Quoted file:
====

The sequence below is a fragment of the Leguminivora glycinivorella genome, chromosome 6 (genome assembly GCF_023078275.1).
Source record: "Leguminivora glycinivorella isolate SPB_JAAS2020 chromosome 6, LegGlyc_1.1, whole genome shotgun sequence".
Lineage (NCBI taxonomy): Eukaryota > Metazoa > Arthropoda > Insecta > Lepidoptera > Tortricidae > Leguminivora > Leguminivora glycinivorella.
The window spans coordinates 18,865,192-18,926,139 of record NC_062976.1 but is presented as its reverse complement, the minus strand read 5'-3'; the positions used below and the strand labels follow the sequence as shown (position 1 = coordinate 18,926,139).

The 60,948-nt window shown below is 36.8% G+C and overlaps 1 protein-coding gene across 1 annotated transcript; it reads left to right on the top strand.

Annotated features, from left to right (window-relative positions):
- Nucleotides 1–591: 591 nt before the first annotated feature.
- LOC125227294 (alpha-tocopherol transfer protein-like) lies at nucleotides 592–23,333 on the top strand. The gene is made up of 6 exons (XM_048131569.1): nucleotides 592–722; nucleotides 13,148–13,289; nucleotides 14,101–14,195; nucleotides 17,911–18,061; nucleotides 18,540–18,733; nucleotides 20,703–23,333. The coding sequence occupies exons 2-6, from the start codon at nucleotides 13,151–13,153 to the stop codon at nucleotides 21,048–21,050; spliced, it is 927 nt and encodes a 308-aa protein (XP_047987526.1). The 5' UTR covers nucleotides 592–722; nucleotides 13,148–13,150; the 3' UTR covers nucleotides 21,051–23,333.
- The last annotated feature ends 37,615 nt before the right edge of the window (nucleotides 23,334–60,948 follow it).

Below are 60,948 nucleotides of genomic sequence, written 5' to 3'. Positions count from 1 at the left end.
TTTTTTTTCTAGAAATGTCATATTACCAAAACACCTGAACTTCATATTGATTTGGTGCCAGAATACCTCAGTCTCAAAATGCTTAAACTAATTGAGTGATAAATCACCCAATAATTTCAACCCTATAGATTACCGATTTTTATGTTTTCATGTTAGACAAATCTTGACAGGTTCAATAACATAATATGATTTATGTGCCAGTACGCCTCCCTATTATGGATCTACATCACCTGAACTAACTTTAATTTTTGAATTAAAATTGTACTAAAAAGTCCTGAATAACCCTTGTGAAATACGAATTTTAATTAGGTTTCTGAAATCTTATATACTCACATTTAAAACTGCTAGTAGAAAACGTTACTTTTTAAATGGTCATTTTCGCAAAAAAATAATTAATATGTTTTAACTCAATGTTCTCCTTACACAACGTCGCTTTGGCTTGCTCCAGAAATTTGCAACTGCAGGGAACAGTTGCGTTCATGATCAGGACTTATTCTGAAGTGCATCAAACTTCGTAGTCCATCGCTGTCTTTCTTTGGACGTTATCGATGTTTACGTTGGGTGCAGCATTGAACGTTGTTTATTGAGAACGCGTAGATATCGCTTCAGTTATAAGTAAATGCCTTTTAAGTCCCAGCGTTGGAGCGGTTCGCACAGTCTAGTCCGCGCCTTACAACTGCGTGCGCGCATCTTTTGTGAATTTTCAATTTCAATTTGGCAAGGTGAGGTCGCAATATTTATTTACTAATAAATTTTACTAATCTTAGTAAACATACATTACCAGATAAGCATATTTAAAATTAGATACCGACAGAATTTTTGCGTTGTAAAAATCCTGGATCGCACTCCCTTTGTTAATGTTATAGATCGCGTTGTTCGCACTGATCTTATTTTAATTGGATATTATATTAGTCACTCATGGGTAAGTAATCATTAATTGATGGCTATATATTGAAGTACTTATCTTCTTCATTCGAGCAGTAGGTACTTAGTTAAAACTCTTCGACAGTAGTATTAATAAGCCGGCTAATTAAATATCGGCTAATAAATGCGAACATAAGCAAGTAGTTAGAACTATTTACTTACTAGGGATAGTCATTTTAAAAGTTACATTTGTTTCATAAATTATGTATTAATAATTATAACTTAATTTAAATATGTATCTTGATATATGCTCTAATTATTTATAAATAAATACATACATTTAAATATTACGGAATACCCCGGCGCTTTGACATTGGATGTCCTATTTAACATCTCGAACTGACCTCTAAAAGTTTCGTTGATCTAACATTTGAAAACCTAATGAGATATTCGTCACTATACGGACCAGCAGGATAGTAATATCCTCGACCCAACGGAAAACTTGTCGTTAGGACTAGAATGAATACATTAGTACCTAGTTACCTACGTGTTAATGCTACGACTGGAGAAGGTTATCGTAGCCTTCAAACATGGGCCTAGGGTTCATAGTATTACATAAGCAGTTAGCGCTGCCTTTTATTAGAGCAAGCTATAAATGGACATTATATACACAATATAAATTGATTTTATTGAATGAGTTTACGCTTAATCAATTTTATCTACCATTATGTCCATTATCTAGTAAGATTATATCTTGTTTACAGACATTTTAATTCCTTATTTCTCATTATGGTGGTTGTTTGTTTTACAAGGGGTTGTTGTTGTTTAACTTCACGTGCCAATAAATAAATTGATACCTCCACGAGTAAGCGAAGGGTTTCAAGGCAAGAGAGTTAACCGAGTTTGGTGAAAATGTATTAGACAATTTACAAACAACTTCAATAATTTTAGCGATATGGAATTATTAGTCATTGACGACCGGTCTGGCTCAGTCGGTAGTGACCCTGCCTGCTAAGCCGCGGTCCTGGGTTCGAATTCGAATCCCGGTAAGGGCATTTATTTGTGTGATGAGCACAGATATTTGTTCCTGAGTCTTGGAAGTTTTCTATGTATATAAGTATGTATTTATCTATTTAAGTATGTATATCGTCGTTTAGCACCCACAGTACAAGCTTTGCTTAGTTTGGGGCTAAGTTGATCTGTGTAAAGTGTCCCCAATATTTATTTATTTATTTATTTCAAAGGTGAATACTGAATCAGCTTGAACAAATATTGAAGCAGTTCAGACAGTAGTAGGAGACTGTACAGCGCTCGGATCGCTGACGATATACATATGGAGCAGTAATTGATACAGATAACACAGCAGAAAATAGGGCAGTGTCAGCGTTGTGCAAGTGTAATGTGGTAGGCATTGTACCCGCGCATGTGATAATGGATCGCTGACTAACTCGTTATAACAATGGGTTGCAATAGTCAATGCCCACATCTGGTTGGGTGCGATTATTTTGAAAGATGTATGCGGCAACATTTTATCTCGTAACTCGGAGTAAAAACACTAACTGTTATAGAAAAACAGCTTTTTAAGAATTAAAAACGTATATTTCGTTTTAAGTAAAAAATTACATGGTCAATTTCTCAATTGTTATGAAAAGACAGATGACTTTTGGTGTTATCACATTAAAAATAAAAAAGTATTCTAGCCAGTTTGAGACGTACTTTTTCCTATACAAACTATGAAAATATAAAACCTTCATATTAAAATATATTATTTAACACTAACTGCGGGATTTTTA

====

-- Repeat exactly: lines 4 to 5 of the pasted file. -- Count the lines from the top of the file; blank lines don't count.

The window spans coordinates 18,865,192-18,926,139 of record NC_062976.1 but is presented as its reverse complement, the minus strand read 5'-3'; the positions used below and the strand labels follow the sequence as shown (position 1 = coordinate 18,926,139).

The 60,948-nt window shown below is 36.8% G+C and overlaps 1 protein-coding gene across 1 annotated transcript; it reads left to right on the top strand.